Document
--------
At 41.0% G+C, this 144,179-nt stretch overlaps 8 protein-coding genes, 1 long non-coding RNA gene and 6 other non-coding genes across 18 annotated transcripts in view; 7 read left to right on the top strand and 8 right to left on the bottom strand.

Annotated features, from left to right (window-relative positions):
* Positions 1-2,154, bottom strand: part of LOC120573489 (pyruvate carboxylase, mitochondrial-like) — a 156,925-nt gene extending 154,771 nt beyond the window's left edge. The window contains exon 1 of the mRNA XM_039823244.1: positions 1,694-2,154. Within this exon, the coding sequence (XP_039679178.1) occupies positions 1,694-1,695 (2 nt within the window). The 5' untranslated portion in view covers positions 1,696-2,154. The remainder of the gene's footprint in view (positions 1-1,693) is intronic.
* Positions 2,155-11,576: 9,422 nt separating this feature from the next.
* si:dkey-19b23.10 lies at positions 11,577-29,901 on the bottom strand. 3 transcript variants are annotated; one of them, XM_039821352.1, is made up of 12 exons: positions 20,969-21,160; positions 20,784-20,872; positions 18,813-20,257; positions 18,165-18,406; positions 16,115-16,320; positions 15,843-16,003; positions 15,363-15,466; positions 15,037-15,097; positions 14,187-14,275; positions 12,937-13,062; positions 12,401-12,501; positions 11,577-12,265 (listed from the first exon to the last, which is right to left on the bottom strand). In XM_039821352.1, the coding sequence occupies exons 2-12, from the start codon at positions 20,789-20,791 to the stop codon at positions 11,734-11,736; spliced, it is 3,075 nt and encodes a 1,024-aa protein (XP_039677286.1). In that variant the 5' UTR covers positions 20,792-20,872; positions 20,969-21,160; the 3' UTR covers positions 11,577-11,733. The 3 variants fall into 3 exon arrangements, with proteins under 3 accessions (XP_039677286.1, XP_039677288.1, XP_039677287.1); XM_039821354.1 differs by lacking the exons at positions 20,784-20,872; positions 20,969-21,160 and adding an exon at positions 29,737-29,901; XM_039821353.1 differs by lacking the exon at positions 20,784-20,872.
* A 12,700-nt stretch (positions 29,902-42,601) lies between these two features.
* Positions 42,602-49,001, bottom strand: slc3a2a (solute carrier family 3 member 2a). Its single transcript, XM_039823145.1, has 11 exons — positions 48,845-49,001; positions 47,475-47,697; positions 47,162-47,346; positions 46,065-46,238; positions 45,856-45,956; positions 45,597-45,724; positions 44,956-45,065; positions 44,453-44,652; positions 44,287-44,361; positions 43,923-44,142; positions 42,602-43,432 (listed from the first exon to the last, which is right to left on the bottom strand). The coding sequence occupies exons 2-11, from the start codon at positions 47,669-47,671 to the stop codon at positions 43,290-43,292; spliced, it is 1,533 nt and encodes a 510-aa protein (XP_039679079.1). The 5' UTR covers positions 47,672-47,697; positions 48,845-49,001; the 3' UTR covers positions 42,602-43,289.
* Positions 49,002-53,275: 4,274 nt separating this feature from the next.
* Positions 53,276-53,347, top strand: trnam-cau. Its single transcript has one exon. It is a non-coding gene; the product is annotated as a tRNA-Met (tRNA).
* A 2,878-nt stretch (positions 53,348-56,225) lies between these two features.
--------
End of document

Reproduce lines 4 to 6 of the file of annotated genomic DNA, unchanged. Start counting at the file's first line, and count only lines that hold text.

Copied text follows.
* Positions 2,155-11,576: 9,422 nt separating this feature from the next.
* si:dkey-19b23.10 lies at positions 11,577-29,901 on the bottom strand. 3 transcript variants are annotated; one of them, XM_039821352.1, is made up of 12 exons: positions 20,969-21,160; positions 20,784-20,872; positions 18,813-20,257; positions 18,165-18,406; positions 16,115-16,320; positions 15,843-16,003; positions 15,363-15,466; positions 15,037-15,097; positions 14,187-14,275; positions 12,937-13,062; positions 12,401-12,501; positions 11,577-12,265 (listed from the first exon to the last, which is right to left on the bottom strand). In XM_039821352.1, the coding sequence occupies exons 2-12, from the start codon at positions 20,789-20,791 to the stop codon at positions 11,734-11,736; spliced, it is 3,075 nt and encodes a 1,024-aa protein (XP_039677286.1). In that variant the 5' UTR covers positions 20,792-20,872; positions 20,969-21,160; the 3' UTR covers positions 11,577-11,733. The 3 variants fall into 3 exon arrangements, with proteins under 3 accessions (XP_039677286.1, XP_039677288.1, XP_039677287.1); XM_039821354.1 differs by lacking the exons at positions 20,784-20,872; positions 20,969-21,160 and adding an exon at positions 29,737-29,901; XM_039821353.1 differs by lacking the exon at positions 20,784-20,872.
* A 12,700-nt stretch (positions 29,902-42,601) lies between these two features.